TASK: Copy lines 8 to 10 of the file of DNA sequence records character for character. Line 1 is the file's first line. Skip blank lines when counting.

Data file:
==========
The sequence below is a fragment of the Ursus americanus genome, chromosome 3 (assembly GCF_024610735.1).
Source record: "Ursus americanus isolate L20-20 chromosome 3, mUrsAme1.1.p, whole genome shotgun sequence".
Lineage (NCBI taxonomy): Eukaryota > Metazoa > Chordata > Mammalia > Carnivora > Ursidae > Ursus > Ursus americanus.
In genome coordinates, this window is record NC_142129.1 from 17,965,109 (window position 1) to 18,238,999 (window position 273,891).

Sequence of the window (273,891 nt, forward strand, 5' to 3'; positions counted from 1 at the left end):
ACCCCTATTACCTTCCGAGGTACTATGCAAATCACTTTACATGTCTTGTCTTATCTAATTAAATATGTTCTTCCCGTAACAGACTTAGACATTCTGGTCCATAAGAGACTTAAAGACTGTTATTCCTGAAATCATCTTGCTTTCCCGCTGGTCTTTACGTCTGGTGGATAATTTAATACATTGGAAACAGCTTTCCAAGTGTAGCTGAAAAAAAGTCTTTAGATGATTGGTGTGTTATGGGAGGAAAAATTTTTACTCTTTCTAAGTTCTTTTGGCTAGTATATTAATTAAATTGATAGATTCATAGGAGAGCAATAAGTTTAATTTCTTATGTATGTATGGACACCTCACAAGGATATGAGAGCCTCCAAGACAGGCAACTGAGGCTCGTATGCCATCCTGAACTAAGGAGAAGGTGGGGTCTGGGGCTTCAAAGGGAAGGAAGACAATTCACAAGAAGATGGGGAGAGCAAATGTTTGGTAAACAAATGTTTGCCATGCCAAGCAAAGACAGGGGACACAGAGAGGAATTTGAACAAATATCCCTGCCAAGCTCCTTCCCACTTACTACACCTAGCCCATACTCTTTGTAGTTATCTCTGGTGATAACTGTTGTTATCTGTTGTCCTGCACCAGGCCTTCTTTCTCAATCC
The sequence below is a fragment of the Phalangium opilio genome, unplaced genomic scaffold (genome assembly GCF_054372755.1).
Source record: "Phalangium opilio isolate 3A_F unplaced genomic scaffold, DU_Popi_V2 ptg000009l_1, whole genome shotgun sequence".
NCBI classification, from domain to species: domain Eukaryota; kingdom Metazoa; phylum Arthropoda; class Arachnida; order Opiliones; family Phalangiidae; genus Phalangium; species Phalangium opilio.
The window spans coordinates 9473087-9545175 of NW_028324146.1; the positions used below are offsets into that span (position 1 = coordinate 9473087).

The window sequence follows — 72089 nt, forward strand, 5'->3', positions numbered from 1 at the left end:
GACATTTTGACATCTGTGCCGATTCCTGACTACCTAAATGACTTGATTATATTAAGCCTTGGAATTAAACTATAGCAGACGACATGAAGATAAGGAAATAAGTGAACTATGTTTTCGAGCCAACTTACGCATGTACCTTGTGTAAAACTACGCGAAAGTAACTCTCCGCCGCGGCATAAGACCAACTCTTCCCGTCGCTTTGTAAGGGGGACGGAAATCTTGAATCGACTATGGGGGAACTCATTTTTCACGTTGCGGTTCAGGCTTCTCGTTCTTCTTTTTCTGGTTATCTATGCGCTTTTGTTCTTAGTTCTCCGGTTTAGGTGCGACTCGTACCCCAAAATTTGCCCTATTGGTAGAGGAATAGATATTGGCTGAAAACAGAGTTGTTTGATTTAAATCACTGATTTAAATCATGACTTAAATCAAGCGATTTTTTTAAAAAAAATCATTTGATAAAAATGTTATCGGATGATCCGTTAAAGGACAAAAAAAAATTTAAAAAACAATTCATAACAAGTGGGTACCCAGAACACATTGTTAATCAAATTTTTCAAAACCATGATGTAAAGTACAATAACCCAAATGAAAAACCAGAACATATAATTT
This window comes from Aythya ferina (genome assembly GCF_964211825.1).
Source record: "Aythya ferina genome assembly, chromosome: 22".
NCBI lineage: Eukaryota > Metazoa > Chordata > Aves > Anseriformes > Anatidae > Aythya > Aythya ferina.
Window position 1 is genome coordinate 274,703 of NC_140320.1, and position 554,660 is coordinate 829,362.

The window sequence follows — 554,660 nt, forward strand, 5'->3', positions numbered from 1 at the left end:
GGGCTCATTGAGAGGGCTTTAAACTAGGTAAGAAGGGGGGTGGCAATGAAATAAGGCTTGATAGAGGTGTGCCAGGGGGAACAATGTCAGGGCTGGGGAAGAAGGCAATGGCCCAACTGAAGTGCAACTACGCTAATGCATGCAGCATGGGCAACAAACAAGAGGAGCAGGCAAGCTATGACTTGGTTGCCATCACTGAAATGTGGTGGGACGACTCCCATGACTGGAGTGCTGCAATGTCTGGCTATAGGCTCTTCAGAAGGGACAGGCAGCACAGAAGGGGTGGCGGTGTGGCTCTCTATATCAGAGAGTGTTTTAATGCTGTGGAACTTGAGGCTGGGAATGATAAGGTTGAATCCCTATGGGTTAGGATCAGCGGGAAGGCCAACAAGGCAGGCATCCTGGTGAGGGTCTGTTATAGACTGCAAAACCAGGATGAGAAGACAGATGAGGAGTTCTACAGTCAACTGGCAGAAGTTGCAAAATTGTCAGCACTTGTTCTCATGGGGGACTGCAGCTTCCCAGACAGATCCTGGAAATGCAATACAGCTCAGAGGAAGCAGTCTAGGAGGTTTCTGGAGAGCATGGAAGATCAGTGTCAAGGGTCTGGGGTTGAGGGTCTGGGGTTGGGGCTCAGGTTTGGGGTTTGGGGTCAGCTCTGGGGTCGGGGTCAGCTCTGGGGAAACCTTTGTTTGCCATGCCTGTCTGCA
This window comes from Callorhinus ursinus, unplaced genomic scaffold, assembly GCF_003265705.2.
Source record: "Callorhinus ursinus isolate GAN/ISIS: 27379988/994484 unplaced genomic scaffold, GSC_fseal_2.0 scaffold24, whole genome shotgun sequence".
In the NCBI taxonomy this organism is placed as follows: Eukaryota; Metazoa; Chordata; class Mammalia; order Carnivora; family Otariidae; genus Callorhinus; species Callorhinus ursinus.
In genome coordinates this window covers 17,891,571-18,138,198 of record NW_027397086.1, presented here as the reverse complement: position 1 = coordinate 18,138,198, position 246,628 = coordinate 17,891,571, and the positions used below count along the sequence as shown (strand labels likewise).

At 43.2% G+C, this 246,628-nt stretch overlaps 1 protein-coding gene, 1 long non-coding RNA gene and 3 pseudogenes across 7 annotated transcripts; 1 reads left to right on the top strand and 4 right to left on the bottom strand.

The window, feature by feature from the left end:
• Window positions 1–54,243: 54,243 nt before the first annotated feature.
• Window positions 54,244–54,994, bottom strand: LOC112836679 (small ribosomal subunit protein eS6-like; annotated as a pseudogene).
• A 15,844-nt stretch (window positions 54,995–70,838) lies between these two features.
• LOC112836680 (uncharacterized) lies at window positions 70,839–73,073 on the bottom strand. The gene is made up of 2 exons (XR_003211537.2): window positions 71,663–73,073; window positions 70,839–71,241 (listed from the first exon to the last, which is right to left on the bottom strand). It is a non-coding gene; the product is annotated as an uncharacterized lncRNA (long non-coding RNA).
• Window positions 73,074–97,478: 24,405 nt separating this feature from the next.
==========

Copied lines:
Source record: "Phalangium opilio isolate 3A_F unplaced genomic scaffold, DU_Popi_V2 ptg000009l_1, whole genome shotgun sequence".
NCBI classification, from domain to species: domain Eukaryota; kingdom Metazoa; phylum Arthropoda; class Arachnida; order Opiliones; family Phalangiidae; genus Phalangium; species Phalangium opilio.
The window spans coordinates 9473087-9545175 of NW_028324146.1; the positions used below are offsets into that span (position 1 = coordinate 9473087).